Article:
- The nonagricultural lands of the world are being called upon today to satisfy tremendous
demands from society at all levels of economic development. Until recently, costs of management
of many of these lands were too high to warrant appreciable management investment for
the relatively low yields. Society is beginning to realize, however, that the long-term interests
of communities, states and nations are served by careful husbandry of these resources, and
efforts are being made throughout the world to improve management practices.
Vegetation management on nonagricultural land involves a multitude of species, vast areas,
and pitifully small human and dollar resources available for implementation of practices.
Herbicides have shown themselves to be economical and versatile at controlling undesirable
vegetation, hence an invaluable tool for management. Early herbicide work was necessarily
concerned with discovery of specific effectiveness of various compounds on problem species.
As sophistication of herbicide techniques improved, it became obvious that application of some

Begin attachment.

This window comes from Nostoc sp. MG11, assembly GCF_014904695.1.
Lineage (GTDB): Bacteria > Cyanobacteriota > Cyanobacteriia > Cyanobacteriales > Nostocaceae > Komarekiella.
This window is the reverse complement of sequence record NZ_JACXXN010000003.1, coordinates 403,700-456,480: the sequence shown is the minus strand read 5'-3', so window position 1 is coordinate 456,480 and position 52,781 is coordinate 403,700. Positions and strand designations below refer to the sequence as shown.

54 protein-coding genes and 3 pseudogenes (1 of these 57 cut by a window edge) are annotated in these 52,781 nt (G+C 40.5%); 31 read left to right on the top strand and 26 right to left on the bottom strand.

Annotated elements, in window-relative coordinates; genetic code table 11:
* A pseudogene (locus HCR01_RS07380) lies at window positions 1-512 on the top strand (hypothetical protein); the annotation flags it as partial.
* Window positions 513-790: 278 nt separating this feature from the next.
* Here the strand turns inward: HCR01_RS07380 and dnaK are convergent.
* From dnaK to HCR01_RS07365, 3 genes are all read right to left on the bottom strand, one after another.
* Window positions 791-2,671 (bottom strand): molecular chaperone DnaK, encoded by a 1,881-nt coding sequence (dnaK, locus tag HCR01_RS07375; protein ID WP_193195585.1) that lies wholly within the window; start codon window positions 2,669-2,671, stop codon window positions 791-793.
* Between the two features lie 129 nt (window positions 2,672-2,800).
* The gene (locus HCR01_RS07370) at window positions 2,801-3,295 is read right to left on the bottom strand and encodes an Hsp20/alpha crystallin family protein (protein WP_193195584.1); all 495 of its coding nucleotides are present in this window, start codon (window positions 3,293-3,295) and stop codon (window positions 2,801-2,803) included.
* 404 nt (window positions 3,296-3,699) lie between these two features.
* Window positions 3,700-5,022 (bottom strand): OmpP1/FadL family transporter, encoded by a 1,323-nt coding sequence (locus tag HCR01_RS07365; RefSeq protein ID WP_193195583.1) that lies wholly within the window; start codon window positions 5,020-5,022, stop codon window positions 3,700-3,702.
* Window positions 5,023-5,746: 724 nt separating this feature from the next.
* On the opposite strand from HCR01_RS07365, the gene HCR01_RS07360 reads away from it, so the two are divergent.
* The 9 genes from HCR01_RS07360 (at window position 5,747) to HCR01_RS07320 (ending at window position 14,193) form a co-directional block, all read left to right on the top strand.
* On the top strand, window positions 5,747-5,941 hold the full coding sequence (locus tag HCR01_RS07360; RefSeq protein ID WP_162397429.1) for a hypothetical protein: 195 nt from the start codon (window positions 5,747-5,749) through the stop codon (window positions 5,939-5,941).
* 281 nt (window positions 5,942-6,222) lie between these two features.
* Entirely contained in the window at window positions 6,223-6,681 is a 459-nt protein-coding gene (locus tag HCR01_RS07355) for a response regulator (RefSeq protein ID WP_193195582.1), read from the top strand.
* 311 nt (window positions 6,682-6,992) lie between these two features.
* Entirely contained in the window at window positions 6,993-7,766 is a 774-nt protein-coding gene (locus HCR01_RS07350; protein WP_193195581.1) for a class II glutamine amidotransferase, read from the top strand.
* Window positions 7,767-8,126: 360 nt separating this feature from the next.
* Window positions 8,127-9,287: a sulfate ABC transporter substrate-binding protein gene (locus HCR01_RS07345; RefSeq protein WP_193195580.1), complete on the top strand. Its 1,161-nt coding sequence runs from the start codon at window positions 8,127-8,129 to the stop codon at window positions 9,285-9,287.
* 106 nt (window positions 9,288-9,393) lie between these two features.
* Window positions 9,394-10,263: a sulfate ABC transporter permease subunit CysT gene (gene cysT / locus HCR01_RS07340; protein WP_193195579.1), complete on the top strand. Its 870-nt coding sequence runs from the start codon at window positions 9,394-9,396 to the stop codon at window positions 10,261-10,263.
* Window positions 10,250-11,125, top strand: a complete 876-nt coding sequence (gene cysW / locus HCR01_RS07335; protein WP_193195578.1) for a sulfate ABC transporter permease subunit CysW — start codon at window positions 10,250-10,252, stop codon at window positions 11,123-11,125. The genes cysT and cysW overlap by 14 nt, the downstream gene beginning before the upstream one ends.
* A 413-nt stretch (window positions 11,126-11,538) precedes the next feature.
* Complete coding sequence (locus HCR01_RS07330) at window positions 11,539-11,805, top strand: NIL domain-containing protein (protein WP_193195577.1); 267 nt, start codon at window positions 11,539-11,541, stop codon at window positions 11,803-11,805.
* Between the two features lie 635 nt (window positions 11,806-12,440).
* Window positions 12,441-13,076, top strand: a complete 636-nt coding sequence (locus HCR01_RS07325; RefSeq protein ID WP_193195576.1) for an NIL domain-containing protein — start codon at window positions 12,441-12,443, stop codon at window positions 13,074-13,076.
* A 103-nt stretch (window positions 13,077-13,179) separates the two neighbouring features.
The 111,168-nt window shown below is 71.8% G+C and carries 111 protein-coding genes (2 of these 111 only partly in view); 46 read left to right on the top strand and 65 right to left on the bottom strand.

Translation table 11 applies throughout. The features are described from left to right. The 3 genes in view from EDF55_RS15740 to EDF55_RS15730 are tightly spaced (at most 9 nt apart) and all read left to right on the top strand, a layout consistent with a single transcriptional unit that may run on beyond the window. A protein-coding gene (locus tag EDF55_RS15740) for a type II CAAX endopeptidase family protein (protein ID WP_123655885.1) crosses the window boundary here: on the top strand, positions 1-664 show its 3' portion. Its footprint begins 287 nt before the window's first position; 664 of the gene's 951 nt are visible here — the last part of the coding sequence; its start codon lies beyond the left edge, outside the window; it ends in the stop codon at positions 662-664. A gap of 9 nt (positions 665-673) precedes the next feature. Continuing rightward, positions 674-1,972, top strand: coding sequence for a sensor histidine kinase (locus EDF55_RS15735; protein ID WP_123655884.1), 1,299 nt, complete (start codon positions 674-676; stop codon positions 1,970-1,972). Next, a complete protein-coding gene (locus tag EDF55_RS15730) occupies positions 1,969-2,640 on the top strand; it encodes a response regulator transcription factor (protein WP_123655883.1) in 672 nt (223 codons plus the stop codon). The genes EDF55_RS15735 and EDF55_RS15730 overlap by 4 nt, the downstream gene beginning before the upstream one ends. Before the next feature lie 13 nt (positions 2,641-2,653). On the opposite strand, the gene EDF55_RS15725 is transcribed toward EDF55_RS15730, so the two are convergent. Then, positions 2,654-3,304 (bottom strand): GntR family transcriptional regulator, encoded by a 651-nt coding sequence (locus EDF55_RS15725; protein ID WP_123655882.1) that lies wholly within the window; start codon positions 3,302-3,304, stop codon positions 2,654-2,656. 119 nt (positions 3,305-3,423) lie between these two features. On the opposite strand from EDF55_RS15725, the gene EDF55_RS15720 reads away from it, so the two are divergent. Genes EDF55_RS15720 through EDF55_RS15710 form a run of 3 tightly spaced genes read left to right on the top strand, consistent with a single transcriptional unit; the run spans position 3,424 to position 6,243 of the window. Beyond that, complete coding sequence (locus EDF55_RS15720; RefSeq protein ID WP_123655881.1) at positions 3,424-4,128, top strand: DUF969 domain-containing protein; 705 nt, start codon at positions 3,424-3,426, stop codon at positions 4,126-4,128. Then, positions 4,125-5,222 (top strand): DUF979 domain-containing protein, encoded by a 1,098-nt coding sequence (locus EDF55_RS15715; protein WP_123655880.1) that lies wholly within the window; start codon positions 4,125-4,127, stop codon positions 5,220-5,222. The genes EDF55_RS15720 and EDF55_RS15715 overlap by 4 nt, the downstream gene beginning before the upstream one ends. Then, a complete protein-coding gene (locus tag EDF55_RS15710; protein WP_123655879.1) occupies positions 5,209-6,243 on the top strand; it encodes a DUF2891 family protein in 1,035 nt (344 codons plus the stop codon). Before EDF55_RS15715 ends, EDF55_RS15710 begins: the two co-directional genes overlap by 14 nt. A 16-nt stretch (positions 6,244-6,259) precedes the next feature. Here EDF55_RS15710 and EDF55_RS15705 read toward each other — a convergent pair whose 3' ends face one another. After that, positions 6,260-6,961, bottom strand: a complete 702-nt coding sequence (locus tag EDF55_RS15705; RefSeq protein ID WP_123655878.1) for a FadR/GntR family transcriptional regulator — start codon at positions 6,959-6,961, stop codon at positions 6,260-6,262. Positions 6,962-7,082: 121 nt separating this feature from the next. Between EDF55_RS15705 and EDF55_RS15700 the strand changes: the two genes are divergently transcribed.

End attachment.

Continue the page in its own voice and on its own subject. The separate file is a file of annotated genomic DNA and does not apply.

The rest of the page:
materials had substantial ecological impact on flora and fauna, and that this impact could serve
or defeat the objectives of the users. The early reports of herbicide action that led to speculation
that a panacea for vegetation ills was at hand were accompanied by reports of misuse,
failure to accomplish objectives and various undesirable side effects. Experience gained in this
early work has shown that herbicidal and ecological considerations must be regarded together
for development of intelligent vegetation management programs. Unfortunately, there are few
scientists and practitioners who are ecologists, biochemists and soil scientists at the same time.
The purpose of this symposium is to offer scientists, practitioners and administrators a comprehensive picture of herbicide science according to the best information available in 1967, and
to do so in a form that will lend itself to continued building and teaching.
In furtherance of the above objective, many of the world's foremost scientists, and teachers
of vegetation science and herbicide technology are represented on this program. Their contributions,
together with those of supporting agencies and industry and the individuals that have
handled local arrangements are gratefully acknowledged.